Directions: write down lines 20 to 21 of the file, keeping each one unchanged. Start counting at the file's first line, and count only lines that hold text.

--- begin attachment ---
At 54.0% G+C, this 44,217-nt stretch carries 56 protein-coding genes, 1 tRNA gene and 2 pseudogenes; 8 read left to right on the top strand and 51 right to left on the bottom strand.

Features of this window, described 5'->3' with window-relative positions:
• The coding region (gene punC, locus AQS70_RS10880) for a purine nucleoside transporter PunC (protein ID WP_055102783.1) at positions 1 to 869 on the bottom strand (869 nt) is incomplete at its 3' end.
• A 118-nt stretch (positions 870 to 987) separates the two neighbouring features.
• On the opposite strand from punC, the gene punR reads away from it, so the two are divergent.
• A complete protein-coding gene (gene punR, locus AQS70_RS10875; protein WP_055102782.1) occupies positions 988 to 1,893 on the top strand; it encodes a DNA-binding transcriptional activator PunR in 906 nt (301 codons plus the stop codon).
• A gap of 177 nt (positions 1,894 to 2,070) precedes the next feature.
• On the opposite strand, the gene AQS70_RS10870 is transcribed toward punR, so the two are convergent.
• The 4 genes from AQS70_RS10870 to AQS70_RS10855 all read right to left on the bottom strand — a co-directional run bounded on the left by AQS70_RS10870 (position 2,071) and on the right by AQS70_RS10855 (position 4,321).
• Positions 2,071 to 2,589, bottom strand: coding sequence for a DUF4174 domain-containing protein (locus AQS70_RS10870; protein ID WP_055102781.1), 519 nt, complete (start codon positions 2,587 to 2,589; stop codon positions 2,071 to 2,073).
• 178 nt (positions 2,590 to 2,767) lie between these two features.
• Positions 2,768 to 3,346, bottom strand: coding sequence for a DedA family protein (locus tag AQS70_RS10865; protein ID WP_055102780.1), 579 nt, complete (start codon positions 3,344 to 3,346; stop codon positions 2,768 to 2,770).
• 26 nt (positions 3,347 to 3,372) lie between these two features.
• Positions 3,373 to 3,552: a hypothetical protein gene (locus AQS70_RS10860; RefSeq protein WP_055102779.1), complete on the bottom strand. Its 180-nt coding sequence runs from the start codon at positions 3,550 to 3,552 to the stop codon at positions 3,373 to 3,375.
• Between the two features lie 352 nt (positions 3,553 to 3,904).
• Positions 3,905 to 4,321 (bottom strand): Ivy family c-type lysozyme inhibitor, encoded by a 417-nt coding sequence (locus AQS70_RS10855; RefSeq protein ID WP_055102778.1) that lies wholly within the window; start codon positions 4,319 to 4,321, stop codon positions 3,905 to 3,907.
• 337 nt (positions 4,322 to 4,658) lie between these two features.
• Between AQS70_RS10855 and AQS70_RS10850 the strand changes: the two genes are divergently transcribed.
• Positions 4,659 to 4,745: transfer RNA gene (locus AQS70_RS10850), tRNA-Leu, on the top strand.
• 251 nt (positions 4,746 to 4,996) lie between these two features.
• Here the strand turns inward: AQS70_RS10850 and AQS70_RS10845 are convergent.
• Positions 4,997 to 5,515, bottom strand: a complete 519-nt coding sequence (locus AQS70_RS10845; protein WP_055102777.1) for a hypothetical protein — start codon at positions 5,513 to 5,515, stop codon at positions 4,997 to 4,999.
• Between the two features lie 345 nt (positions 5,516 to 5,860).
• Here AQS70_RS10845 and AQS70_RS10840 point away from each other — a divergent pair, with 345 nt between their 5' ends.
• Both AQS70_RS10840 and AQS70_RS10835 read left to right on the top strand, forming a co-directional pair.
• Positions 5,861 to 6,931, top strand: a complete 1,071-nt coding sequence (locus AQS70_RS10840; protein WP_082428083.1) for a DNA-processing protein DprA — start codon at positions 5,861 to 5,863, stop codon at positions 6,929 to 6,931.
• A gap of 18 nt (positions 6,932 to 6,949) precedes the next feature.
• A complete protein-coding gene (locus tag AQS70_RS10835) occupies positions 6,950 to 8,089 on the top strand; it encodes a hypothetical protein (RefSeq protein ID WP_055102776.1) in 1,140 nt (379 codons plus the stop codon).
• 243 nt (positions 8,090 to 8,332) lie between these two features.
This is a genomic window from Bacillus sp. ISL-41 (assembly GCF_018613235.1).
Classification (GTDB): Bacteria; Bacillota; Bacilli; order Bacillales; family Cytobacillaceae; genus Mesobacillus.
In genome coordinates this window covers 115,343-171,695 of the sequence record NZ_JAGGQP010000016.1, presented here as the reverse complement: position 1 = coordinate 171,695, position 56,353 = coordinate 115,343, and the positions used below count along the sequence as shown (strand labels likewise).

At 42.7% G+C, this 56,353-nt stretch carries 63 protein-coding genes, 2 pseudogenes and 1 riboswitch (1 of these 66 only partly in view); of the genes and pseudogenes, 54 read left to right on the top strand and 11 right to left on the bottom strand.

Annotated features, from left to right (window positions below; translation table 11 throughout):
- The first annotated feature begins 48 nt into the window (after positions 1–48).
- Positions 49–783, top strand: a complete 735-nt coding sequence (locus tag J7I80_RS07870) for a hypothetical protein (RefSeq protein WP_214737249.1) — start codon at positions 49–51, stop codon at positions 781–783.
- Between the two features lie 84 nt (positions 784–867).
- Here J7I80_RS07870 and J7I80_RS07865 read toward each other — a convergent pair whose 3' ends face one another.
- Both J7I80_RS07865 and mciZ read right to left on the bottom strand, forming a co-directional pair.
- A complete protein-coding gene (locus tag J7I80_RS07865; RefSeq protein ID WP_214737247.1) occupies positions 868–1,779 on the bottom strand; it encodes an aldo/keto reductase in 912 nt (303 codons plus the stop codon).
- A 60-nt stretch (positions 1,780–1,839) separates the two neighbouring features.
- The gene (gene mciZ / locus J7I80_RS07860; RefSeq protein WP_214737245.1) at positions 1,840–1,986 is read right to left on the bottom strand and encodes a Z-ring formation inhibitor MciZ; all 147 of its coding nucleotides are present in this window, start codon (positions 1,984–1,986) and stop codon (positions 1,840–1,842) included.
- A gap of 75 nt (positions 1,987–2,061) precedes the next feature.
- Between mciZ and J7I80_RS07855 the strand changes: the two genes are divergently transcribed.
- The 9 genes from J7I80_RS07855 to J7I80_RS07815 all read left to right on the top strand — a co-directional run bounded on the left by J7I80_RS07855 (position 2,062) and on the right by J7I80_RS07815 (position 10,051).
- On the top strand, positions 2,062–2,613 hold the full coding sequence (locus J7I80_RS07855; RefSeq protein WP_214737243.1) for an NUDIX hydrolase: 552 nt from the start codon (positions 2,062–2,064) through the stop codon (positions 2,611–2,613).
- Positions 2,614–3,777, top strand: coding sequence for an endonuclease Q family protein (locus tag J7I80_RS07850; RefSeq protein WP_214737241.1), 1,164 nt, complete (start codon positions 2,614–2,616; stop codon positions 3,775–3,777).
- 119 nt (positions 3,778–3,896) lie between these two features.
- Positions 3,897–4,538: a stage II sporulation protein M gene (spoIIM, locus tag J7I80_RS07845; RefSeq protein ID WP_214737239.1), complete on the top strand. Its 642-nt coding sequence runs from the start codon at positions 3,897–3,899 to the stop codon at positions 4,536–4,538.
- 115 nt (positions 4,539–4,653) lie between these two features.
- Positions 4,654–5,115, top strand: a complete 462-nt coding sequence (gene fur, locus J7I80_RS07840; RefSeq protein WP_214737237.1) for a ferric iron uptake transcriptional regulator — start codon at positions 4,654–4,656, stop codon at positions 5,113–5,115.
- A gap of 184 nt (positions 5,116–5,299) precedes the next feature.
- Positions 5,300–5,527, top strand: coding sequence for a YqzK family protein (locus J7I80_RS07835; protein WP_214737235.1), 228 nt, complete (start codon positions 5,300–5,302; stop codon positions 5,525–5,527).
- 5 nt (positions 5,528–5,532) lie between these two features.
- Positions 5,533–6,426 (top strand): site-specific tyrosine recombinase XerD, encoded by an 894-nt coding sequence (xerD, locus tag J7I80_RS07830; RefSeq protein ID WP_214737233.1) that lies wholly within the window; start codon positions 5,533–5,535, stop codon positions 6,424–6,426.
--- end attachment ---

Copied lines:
• 251 nt (positions 4,746 to 4,996) lie between these two features.
• Here the strand turns inward: AQS70_RS10850 and AQS70_RS10845 are convergent.